Growth and development means learning what one can and can not do. If the chosen trajectory is not working, then one must change the aim. But that will never occur unless one first makes the movement to find out if the aim is true to begin with. If one never engages the tools, takes the shot, one will never know, let alone succeed. Fear is never a good reason for not making the attempt.

Creativity is a process of exploration. As such, that means that not all of our efforts will bring about the desired outcome. Some are always destined to fall short. But, instead of thinking in terms of failure and giving up, we need to open ourselves up to other possibilities. What went wrong and can I correct that reality? If I can’t, what have I learned about the process and, more important, my own person and what it is I’m attempting to accomplish? Is there another means of accomplishing my end goal and desire?

The only way of finding out the answers to those questions is to continue to engage in that Creative energy which gives us the fuel to move in whatever direction we choose. If we choose to use that energy to become just another couch potato, eating our way through another ten pounds of junk food, then we are still discovering something about our own person.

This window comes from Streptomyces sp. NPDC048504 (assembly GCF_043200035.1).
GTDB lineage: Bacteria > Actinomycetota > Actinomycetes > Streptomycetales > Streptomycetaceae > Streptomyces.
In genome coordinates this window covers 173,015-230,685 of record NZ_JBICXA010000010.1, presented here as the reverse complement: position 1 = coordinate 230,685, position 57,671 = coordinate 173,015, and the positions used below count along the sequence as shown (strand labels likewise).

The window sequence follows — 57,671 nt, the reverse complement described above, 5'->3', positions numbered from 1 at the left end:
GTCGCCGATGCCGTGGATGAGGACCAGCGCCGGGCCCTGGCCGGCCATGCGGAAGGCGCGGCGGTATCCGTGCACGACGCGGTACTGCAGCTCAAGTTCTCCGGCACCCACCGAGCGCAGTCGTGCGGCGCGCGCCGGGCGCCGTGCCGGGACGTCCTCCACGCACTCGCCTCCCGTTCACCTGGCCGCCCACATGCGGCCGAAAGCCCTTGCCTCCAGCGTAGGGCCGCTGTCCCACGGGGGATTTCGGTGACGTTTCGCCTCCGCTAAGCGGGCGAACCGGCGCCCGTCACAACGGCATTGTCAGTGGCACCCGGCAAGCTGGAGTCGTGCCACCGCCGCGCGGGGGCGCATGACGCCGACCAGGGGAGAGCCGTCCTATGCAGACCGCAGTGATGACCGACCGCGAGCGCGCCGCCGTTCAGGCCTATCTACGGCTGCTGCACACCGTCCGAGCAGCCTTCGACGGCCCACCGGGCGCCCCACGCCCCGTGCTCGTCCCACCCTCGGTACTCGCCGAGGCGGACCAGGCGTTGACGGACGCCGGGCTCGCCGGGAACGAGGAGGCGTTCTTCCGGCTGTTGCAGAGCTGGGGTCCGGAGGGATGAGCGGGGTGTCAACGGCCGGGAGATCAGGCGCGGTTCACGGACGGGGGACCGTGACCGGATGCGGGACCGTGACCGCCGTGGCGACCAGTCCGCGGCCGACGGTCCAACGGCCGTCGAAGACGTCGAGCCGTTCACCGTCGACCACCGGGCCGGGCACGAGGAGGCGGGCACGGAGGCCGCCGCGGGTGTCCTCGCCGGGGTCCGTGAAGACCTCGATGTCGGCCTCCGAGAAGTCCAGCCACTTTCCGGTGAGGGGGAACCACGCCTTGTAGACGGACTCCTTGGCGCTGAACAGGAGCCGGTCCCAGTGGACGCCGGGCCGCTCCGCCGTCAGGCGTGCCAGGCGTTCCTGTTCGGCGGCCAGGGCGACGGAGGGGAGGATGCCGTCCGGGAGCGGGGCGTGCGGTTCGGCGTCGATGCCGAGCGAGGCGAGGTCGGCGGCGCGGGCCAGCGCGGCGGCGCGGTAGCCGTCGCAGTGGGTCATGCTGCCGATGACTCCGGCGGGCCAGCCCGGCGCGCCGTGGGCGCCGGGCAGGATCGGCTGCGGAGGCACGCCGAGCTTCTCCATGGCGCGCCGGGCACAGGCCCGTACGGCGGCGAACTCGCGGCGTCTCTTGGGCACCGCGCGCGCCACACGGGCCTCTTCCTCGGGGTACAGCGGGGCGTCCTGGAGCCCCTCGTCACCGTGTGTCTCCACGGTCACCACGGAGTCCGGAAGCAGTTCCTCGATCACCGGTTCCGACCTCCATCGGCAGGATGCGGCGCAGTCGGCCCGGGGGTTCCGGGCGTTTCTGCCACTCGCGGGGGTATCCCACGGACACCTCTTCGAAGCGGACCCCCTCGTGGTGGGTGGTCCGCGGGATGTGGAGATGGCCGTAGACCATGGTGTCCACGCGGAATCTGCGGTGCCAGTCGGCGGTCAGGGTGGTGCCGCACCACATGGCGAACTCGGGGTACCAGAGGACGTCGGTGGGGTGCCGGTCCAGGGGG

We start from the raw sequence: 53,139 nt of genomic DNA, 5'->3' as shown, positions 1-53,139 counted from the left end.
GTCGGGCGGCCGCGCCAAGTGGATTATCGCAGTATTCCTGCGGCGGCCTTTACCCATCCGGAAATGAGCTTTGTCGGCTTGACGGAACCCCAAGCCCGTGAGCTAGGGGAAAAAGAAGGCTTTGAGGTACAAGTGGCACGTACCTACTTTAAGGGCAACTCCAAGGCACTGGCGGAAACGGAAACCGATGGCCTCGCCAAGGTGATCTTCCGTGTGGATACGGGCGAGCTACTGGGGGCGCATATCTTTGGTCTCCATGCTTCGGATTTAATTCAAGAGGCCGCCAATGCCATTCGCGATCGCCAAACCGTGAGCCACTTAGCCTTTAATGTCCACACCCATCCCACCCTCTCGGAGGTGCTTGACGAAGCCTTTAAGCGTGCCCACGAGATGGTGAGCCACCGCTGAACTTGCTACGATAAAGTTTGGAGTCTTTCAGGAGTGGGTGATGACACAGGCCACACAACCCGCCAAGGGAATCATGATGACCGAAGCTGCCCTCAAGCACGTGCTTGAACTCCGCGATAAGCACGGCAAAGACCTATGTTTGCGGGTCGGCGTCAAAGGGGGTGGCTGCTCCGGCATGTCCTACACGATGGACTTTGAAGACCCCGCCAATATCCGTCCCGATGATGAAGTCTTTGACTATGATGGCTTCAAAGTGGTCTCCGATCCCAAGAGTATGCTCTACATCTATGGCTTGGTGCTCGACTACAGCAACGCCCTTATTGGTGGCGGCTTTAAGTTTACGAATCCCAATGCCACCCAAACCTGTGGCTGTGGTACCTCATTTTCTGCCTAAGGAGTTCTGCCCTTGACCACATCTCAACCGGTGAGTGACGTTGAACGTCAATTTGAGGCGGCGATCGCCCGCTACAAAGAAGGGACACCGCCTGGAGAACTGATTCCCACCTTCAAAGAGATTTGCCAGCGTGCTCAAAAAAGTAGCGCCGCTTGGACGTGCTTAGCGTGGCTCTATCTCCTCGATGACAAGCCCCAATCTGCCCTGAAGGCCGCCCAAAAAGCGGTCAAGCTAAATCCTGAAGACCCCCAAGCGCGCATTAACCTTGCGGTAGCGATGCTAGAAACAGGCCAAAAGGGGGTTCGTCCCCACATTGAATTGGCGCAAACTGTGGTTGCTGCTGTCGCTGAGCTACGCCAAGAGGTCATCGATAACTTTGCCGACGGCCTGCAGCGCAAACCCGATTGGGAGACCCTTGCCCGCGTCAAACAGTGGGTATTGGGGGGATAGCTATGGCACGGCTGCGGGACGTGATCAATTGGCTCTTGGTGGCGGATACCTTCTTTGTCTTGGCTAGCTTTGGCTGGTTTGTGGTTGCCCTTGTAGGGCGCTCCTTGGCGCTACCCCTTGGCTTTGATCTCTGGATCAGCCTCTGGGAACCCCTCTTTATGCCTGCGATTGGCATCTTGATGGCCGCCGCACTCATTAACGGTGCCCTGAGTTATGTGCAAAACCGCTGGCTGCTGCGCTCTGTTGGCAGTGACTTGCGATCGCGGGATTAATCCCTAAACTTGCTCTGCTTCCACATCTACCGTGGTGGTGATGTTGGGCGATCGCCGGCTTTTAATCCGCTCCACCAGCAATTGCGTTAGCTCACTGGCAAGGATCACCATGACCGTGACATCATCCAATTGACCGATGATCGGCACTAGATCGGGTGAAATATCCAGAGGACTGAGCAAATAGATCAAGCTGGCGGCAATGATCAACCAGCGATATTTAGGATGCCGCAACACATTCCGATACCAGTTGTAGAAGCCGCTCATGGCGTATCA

We have the ability (freedom) to block ourselves from further movement, by gaining ten pounds and slowing down all of our actions. And again, that is not necessarily a failure on our part. There is a periodic need to slow ourselves down so that we can actually think about where we truly are at versus where we would like to be, and what we need and might want to do next. One of the first things we might want to do is to use that creative energy to cook a nutritious and attractive meal aimed at getting us off that couch and back into the flow of our inherent Creative energy.